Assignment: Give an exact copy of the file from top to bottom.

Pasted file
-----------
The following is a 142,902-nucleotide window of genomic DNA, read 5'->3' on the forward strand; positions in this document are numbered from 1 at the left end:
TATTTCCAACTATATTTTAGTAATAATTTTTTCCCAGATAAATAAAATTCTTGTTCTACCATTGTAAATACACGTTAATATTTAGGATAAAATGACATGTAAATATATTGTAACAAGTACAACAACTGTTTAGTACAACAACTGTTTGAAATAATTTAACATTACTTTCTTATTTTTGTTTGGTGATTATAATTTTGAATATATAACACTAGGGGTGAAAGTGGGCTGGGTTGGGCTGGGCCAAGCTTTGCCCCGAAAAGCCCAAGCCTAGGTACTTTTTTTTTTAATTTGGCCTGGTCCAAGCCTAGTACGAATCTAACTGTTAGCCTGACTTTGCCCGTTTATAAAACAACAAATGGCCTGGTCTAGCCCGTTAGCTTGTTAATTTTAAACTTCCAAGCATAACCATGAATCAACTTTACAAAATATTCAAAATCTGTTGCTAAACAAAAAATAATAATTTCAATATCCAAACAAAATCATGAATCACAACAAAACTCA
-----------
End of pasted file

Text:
The following is a 142,902-nucleotide window of genomic DNA, read 5'->3' on the forward strand; positions in this document are numbered from 1 at the left end:
TATTTCCAACTATATTTTAGTAATAATTTTTTCCCAGATAAATAAAATTCTTGTTCTACCATTGTAAATACACGTTAATATTTAGGATAAAATGACATGTAAATATATTGTAACAAGTACAACAACTGTTTAGTACAACAACTGTTTGAAATAATTTAACATTACTTTCTTATTTTTGTTTGGTGATTATAATTTTGAATATATAACACTAGGGGTGAAAGTGGGCTGGGTTGGGCTGGGCCAAGCTTTGCCCCGAAAAGCCCAAGCCTAGGTACTTTTTTTTTTAATTTGGCCTGGTCCAAGCCTAGTACGAATCTAACTGTTAGCCTGACTTTGCCCGTTTATAAAACAACAAATGGCCTGGTCTAGCCCGTTAGCTTGTTAATTTTAAACTTCCAAGCATAACCATGAATCAACTTTACAAAATATTCAAAATCTGTTGCTAAACAAAAAATAATAATTTCAATATCCAAACAAAATCATGAATCACAACAAAACTCA